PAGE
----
How we used Xapian, WebAssembly, and HTML 5 Canvas to create an instant email experience
Email is a challenging medium to deal with computationally for several reasons — spam, security, and myriad combinations of character encoding to name a few. However, email can be problematic not least because of the sheer volume and the ever-changing nature of the typical email message corpus.
Email users receive an increasing amount of messages of all sorts, and processing email has become a resource intensive task for both computers and people. Studies have shown that while email is central to most people’s professional and personal life, it’s also among the most tedious and time consuming tasks.
Because email is so essential to our workflow, any delay in the response from the email client, app, or browser quickly becomes a nuisance and the task more tedious.
Difficulties finding just the message you need in the sea of other email quickly turns into frustration, and multitasking or postponing or even abandoning the task becomes more likely.
Any improvement in email listing, searching, and rendering performance can translate into a more efficient and streamlined work day where more gets done in the same amount of time.
We therefore decided to try to remove all such delays by moving the indexing and searching of email from the server to the client and offer an instantaneous email experience.
Enter Xapian, WebAssembly, and HTML 5 Canvas
To accomplish this we utilized Xapian, which is an open source search engine library written in C. By compiling Xapian with the Emscripten compiler we were able to build this library for WebAssembly which is increasingly supported in modern browsers.
The library is available on Github and enables a fully featured search index in your browser. This is demonstrated in Runbox 7 where an entire email corpus can be searched without interacting with a server.
Storing the search index in the browser would of course not work for a search engine for the entire world wide web, but an email account needs a limited amount of data storage. Therefore the search index can fit in the browser’s local storage engine such as IndexedDB, and even in memory while in use. Since the typical index size constitutes 5–10% of the email corpus size, the size of the index for 1 GB of email rarely exceeds 100 MB which is negligible on most devices.
In our Runbox 7 app the performance of the WebAssembly Xapian port is matched by the message listing which is written in HTML5 Canvas and enables handling of large tables and quick re-rendering. Regular HTML tables would not be suitable because browsers struggle with the rendering of tables containing just a few thousand rows, let along tens or hundreds of thousands — or even millions — of rows. The Canvas element is contained in an Angular 2+ user interface written in HTML/Typescript with Angular Material UI elements, and this entire codebase is available on Github as well.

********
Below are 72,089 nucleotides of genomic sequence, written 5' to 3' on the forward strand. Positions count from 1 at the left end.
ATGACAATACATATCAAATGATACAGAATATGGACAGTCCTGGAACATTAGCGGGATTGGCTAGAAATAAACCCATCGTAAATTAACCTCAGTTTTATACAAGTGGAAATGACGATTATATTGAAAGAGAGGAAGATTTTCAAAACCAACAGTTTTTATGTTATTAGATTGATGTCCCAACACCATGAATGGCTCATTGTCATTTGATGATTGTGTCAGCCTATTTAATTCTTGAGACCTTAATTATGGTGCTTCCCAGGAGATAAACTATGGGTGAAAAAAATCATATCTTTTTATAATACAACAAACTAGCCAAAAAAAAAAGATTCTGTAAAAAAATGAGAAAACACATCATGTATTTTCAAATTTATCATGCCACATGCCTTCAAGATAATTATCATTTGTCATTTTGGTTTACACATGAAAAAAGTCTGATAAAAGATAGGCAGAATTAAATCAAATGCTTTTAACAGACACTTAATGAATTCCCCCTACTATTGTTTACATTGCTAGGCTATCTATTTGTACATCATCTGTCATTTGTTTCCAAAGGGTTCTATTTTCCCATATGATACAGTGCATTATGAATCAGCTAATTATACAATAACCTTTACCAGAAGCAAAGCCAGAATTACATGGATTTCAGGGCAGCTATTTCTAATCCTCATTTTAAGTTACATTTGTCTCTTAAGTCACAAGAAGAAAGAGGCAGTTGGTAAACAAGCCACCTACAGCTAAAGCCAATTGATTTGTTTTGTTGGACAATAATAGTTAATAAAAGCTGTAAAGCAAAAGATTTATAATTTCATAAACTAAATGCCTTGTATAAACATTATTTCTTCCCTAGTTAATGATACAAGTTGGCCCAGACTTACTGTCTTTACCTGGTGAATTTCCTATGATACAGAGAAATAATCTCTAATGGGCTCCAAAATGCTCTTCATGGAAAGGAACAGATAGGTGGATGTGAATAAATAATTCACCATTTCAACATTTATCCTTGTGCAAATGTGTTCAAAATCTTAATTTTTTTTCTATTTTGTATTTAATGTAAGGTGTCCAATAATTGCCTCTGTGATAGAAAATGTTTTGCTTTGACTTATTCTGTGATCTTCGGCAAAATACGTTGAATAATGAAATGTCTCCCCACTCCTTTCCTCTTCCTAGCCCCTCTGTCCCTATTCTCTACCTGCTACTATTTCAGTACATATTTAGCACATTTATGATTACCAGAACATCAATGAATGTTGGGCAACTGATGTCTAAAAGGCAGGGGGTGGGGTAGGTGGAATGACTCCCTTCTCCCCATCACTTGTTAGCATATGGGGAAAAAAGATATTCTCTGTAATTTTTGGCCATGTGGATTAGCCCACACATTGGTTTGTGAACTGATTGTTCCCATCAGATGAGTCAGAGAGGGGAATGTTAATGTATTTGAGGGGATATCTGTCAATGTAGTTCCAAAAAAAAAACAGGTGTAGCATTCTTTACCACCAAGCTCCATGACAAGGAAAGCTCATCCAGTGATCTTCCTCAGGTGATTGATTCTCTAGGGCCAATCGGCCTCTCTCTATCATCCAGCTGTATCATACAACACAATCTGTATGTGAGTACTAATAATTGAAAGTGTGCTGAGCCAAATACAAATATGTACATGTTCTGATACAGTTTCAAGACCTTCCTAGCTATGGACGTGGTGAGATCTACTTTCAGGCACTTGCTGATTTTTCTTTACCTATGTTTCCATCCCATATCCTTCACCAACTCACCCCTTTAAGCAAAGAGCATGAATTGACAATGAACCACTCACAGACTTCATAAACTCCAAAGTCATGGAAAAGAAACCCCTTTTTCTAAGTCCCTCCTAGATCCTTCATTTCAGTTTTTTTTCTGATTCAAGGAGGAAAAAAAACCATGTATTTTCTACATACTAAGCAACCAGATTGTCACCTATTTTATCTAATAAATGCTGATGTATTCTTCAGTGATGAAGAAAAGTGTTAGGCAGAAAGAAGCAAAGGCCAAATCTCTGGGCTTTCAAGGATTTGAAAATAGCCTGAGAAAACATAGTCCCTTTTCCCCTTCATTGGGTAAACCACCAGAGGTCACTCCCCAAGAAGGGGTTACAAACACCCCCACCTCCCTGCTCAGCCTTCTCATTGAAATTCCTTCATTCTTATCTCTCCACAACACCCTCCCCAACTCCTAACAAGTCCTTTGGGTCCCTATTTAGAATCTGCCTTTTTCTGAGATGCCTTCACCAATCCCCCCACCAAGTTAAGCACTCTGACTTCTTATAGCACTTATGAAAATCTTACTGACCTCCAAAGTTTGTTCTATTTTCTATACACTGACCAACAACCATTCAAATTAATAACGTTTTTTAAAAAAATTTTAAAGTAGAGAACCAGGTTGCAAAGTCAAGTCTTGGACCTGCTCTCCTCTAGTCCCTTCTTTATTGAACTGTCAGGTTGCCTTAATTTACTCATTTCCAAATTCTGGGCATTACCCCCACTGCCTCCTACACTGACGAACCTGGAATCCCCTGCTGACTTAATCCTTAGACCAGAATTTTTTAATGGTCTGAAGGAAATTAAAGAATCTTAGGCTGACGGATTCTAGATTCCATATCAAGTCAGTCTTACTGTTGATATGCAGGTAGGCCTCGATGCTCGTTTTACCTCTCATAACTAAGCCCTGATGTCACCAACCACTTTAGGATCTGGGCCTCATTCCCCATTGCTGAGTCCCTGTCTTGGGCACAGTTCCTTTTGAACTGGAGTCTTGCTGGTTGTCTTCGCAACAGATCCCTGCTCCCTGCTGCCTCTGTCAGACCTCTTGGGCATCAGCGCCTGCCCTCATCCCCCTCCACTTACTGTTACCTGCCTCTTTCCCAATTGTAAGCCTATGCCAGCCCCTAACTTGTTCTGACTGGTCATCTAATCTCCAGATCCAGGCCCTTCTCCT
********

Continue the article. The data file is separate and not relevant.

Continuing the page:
Benefits: Speed, incremental search and privacy
There are several benefits of having a search index in the browser rather than on the server. First of all there’s a significant gain in speed since you don’t need the round trip of query and results between the two, resulting in a zero latency situation.
Complete search results can be returned instantly as you type (incremental search), and more features can be offered when it comes to sorting and counting the number of hits. Because search results are displayed instantly you becomes more efficient since you can adjust your search query interactively.
Another benefit is that no server is able to monitor what you are searching for in your local index or which email message you happen to be viewing, which contributes to protecting your privacy. You can even search your content while offline without an internet connection, and display any content that’s cached locally in the browser.
By also using an operating system that offers encrypted file systems on your devices you ensure that your locally stored data is secured. When not using your own personal device you can enable private browsing mode so that no data remains on the device. Or you may instead choose to use the server’s search capabilities since WebAssembly supports the same code on the server and can provide the same API’s there as in the browser.
And if you have coding skills, having full access to the search index and the libraries to interact with it opens up possibilities for custom processing of the index. In an email scenario this could be anything from smart searches to surveillance and alerts.
Modern web applications increasingly use the browser’s local storage for caching, storing settings and content, and more. Utilizing the browser’s storage and the local device’s processing power can provide a greatly improved search performance and even offline capabilities.
Especially in the context of email we can demonstrate substantial benefits to searching and rendering performance. By bridging the gap between email clients like Thunderbird and regular server based webmail services we combine the best of both worlds into an instantaneous, efficient, and flexible browser based solution.
Because the index utilization is moved to the client the user’s privacy is protected to a greater extent, and the data is available for any kind of inspection, analysis, or processing the user desires.